Weekly Market Update


Optimism over trade talks between the US and China set a positive tone in global stock markets, as did a dovish stance from the US Federal Reserve. The fourth-quarter reporting season was also in full swing, and the early results were encouraging, with 66 per cent of companies reported beating earning expectations.

The Federal Reserve tone became further dovish last week, as it kept US interest rates on hold and dialled down its language. Less than a month ago investors had been expecting up to four hikes this year. This appears to be no longer the case. Powell also stated the Fed would be more flexible in reducing its balance sheet, attributing this to slowing global growth, and trade tensions.

Wednesday’s meeting was hardly the first time that jittery markets have convinced the US central bank to adjust its policy plans. In early 2016, an outbreak of market volatility prompted the Fed, then led by Janet Yellen, to sharply trim back the number of interest rate increases it was considering. However, it does raise the concern that the Fed could be overly influenced by short-term fluctuations in economic numbers.

In terms of trade wars, US and Chinese negotiators will meet again in February in an attempt to reach a deal before the end of a 90-day truce. In December, the two countries agreed to the truce to try and defuse their escalating trade war, which had led to new tariffs on billions of dollars of goods. The announcement came at the end of a two-day meeting in Washington, where China pledged to purchase an additional 5 million tonnes of US soy beans.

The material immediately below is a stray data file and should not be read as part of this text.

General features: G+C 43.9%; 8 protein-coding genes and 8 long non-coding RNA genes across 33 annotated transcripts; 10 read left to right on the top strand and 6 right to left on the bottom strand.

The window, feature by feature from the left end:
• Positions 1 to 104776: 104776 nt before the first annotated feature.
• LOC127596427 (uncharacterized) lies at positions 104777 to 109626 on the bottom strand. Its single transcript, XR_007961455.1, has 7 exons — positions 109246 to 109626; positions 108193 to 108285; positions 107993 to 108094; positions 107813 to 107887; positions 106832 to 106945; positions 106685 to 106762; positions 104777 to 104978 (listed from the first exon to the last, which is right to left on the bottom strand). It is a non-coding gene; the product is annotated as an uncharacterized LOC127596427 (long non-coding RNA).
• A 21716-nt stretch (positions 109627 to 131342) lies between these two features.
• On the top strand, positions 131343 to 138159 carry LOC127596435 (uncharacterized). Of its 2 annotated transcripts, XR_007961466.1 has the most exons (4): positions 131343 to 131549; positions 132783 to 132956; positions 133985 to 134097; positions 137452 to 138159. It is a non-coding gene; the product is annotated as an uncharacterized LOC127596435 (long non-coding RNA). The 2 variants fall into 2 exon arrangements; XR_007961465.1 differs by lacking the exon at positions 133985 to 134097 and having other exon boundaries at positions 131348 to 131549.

Italy’s economy contracted for the second consecutive quarter at the end of last year, throwing the country into a technical recession, seen as a setback for the new populist government. GDP fell 0.2 per cent quarter-on-quarter between October and December, following a 0.1 per cent decline in the third quarter. GDP in the 19 countries sharing the single currency rose by 0.2 per cent in the fourth quarter.

Once again Theresa May is heading for Brussels to negotiate a Brexit deal that the EU has already rejected. The Conservative Party did however, put on a rare show of public unity last week, after votes last Tuesday saw off attempts by parliament to take control of the Brexit process. The motion will allow her to return to Brussels to seek changes to the Brexit Withdrawal Agreement. This includes replacing the much-hated Irish backstop with alternative arrangements. Mrs May chances are slim. She will then return to the Commons to put whatever offer she has to a final vote in mid-February.

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